Educational trail is available for tours through the area. Among many sites on offer, it is worth taking a look at the Trešnjevica quarry, only several kilometers away from Rupnica. The sight leaves the visitor breathless, with an open view into the inside of Papuk revealing the heart of the mountain.
Papuk is characterized by endless forest cover, predominantly beech forests. Almost the entire Central European fauna is represented on the mountain. Dense forests of Papuk are a habitat and shelter for red deer, roe deer, wild boar, fox and marten.
The forest soil is covered by dry limestone grasslands. The flora is rich and specific, including rare species such as the fly orchid (Ophrys insectifera), three-toothed orchid (Orchis tridentata) and Pannonian clover (Trifolium pannonicum).
The area Turjak – Mališćak – Pliš – Lapjak includes isolated habitats of continental karst with individual open grassland habitats. Specific, rare and endangered herbaceous flora grows in the area, such as the greater pasque flower (Pulsatilla grandis), gentle snake's head (Fritilaria orientalis), round-headed rampion (Phyteuma orbiculare), and leopards bane (Doronicum orientale). A botanically highly valuable area of Turjak is the habitat of the smallest lizard in Croatia – the snake-eyed skink (Ablepharus kitaibelii). The habitat of the area of Turjak, Mališćak, Pliš and Lapjak enjoys a special microclimate, similar to the climate of littoral areas. It enables the growth of Pannonian forests of pubescent oak, as isolated habitats of continental karst not typical for the eastern part of Croatia. It is yet another legacy of the Pannonian Sea, and a reason why species have a special character here.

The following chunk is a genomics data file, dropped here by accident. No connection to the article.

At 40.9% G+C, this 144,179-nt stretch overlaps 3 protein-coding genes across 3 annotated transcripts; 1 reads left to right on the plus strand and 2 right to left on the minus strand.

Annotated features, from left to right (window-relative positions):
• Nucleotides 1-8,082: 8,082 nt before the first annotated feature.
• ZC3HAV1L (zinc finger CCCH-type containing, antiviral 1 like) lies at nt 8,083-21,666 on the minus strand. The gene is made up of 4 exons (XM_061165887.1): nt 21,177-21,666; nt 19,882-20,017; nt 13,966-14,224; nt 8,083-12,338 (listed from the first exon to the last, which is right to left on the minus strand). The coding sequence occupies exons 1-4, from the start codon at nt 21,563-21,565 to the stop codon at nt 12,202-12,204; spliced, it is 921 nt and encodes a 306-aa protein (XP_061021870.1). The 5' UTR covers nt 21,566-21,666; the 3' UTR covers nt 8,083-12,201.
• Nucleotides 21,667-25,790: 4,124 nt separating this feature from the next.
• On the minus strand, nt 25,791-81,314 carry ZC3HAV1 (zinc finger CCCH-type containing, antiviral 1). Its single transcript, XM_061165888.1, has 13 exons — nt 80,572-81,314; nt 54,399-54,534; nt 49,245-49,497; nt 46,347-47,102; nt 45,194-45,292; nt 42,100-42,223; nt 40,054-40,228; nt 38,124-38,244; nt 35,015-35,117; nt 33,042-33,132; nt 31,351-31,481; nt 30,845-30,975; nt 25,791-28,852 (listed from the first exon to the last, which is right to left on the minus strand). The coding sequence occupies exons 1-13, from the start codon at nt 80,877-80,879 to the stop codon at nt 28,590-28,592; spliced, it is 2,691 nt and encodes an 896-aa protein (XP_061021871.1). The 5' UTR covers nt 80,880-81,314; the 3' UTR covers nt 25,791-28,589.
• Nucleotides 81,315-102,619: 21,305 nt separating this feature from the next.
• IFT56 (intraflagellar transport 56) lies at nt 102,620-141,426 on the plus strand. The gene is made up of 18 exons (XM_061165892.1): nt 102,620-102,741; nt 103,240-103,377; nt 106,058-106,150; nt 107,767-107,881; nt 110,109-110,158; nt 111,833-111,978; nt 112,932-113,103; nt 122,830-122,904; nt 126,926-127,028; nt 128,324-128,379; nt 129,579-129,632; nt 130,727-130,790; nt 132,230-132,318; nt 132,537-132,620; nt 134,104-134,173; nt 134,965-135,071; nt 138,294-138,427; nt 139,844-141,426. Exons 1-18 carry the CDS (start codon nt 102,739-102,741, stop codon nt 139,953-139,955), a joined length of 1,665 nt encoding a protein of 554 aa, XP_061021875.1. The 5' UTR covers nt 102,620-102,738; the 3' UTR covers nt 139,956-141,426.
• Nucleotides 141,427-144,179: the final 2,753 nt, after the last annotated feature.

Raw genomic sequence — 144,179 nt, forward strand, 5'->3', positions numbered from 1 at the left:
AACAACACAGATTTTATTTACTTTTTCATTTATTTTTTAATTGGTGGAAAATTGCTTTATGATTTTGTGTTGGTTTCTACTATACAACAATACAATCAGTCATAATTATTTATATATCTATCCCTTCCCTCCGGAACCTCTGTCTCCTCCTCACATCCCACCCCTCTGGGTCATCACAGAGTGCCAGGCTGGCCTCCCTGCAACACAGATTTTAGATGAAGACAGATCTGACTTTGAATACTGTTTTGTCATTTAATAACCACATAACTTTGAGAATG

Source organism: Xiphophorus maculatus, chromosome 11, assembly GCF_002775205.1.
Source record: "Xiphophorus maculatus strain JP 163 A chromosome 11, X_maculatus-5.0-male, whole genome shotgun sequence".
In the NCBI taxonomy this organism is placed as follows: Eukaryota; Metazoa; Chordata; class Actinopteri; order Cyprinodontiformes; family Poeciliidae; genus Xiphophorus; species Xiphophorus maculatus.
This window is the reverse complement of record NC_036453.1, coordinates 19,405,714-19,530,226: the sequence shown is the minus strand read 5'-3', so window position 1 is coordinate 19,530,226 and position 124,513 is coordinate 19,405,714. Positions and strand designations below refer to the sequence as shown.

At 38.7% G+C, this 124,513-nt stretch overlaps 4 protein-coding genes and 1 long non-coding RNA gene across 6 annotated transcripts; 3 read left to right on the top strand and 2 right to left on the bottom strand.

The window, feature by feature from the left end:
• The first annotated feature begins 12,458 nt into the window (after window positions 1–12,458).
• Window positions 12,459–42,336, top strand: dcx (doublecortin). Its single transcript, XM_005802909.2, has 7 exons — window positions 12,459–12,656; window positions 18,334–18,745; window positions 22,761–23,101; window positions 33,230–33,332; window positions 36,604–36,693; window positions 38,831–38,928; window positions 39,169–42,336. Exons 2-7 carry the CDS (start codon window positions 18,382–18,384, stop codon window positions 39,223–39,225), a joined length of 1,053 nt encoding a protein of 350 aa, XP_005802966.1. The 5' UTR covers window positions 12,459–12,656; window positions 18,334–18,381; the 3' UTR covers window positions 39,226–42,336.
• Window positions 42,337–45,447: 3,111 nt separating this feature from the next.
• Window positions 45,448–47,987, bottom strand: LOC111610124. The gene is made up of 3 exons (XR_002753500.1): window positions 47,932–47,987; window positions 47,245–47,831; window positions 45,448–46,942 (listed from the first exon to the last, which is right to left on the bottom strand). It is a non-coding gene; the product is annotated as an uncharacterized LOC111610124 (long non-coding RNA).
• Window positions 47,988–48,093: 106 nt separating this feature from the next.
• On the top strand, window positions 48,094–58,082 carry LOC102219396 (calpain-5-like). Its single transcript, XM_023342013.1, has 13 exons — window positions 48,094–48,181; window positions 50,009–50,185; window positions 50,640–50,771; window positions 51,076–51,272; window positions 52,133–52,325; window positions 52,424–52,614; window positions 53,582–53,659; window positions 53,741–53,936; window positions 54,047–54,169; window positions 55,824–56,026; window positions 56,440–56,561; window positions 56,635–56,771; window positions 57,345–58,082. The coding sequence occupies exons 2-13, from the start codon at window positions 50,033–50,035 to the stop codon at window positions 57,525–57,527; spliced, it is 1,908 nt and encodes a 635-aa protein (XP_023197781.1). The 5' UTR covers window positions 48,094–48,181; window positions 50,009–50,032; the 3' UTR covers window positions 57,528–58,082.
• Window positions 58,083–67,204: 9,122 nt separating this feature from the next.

There are very few wet grasslands, as opposed to dry grasslands. However, even the existing negligible surface of wet grasslands provides habitat to one of the endangered plant species in Croatia: marsh gentian (Gentiana pneumonanthe). Alcon blue (Phengaris alcon alcon), a critically endangered and strictly protected butterfly, can also be found in the area.
The life of that butterfly is amazingly complex, and it attracts many researchers due to the fact that it can be found only in wet habitats that include marsh gentian, the plant crucial for the butterfly’s feeding. Ants of the genus Myrmica are also present in these grasslands. Butterflies lay eggs on the plant that feeds them, and the ants, attracted by a special fluid secreted by the caterpillar, take it to their anthill. Once there, the ants treat the caterpillar as one of their own larvae, feeding and cleaning it. Caterpillar remains in the anthill for up to eight months, and then a butterfly flies out of it.